10 billion dollars a month are being poured into Afghanistan by the US alone. Read that figure again. 10 billion dollars …………a month.
Let’s pause a moment and evaluate what we are getting for a return on that. Bin Laden’s gone. Great, right? A 10 year “mission accomplished”, well that is something. But you really have to ask the hard questions like, “What difference did this accomplishment make? ”
Let’s take a look at mission accomplished, US style, for the current cost of 10 billion dollars a month.
From the CIA factbook online come the following interesting facts as of 5/2011:
* Afghanistan is smaller than Texas. with a population estimated at 30,419,928 [about 5 million more people than Texas]. In the CIA’s rankings it has the second highest death rate in the entire world, the second highest infant mortality rate, and only 28% of the population 15 and over is able to read and write.
* It’s current environmental issues include:
limited natural fresh water resources; inadequate supplies of potable water; soil degradation; overgrazing; deforestation (much of the remaining forests are being cut down for fuel and building materials); desertification; air and water pollution [lightenup-add to those, undetonated mines, depleted uranium, and various other unexploded projectiles scattered about ]
* This un-enlightening blurb is about why the US is still there, again from the CIA website:
“Following the 11 September 2001 terrorist attacks in New York City and Washington, D.C., a US, Allied, and anti-Taliban Northern Alliance military action toppled the Taliban for sheltering Osama BIN LADIN. The UN-sponsored Bonn Conference in 2001 established a process for political reconstruction that included the adoption of a new constitution, a presidential election in 2004, and National Assembly elections in 2005. In December 2004, Hamid KARZAI became the first democratically elected president of Afghanistan and the National Assembly was inaugurated the following December. KARZAI was re-elected in August 2009 for a second term. Despite gains toward building a stable central government, a resurgent Taliban and continuing provincial instability – particularly in the south and the east – remain serious challenges for the Afghan Government.”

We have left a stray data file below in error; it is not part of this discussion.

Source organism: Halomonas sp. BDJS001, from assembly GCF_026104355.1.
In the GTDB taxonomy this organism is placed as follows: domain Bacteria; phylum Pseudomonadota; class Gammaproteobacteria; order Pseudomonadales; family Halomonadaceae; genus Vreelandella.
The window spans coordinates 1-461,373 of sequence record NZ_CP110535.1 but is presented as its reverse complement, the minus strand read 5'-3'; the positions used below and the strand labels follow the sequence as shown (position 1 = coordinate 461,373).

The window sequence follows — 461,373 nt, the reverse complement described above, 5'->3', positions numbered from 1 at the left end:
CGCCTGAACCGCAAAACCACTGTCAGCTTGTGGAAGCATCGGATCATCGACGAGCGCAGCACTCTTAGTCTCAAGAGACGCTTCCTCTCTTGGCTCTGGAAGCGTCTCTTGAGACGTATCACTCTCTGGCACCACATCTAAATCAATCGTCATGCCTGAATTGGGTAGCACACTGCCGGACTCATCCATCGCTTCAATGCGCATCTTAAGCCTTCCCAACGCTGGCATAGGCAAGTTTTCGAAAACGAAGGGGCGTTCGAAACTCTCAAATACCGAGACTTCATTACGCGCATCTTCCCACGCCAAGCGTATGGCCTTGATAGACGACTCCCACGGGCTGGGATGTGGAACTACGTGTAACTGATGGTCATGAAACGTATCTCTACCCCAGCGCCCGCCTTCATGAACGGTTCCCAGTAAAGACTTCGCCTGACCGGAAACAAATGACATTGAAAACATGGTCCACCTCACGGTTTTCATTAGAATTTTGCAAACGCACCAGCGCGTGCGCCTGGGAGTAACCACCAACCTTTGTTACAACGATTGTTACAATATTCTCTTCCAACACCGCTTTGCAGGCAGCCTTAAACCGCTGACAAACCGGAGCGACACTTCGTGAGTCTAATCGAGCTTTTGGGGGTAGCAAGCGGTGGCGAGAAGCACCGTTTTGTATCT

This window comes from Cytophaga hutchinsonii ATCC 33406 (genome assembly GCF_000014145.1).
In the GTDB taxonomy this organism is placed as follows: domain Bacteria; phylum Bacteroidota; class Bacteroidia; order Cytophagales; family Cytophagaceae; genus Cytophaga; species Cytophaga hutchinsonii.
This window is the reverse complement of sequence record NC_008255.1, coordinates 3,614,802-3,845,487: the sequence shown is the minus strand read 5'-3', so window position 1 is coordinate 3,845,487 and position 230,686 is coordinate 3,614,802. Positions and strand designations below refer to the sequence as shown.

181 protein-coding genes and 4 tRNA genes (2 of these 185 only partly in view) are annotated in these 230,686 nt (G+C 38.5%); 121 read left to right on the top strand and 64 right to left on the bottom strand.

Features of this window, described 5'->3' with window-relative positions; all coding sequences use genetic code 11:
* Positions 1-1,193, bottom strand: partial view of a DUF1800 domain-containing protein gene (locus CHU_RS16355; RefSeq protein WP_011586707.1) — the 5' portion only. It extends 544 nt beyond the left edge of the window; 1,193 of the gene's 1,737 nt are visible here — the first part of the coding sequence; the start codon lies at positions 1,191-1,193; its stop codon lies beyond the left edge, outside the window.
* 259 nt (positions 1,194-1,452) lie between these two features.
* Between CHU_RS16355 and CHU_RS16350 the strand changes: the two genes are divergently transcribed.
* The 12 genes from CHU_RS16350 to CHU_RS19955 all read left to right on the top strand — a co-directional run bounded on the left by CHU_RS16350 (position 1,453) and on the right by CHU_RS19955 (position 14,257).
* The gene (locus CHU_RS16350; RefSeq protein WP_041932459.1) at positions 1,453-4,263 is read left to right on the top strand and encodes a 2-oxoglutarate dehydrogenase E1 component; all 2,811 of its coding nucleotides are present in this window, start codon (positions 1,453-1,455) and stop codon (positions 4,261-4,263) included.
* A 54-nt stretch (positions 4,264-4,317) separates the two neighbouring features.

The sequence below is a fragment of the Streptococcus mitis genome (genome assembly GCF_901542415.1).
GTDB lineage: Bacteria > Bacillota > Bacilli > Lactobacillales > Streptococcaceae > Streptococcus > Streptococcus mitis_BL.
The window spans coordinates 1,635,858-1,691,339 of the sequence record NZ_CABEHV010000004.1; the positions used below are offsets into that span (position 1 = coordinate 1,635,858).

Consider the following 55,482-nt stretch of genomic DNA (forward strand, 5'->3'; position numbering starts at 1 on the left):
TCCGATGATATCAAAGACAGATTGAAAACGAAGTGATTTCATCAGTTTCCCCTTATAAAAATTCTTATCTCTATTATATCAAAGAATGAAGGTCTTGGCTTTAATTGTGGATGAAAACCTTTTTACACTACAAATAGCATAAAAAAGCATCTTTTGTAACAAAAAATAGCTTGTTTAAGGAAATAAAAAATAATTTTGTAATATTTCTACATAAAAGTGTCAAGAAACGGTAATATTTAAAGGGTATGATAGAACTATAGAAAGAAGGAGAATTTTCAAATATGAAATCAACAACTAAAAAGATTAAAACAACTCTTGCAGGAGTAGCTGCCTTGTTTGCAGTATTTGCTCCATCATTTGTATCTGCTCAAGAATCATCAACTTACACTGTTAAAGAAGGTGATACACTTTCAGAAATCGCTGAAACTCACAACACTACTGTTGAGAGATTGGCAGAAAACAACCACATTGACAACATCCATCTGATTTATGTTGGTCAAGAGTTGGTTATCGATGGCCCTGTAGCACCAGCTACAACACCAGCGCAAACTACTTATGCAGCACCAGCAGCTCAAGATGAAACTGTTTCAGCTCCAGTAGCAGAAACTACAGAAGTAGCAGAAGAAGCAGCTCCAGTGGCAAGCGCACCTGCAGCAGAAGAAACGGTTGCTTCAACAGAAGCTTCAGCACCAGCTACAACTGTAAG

* and finally:
The economy has improved significantly since the fall of the Taliban regime in 2001 largely because of the infusion of international assistance, the recovery of the agricultural sector, and service sector growth. Despite the progress of the past few years, Afghanistan is extremely poor, landlocked, and highly dependent on foreign aid, agriculture, and trade with neighboring countries. Much of the population continues to suffer from shortages of housing, clean water, electricity, medical care, and jobs. Criminality, insecurity, weak governance, and the Afghan Government’s inability to extend rule of law to all parts of the country pose challenges to future economic growth. Afghanistan’s living standards are among the lowest in the world. While the international community remains committed to Afghanistan’s development, pledging over $67 billion at four donors’ conferences since 2002, the Government of Afghanistan will need to overcome a number of challenges, including low revenue collection, anemic job creation, high levels of corruption, weak government capacity, and poor public infrastructure.
You may note the incredible statement at the beginning of the above paragraph:the economy has improved significantly. Yes indeed. The country that currently has one of the lowest living standards in the world, has improved since the US occupation, not just a little, but significantly according to the CIA. Improved all the way from being the absolute worst place in the world to live to the 2nd absolute worst place in the entire world to live.
After choking on that,you might also have noticed this shocker: “Much of the population continues to suffer from shortages of housing, clean water, electricity, medical care, and jobs. Criminality, insecurity, weak governance, and the Afghan Government’s inability to extend rule of law to all parts of the country pose challenges to future economic growth. Afghanistan’s living standards are among the lowest in the world.”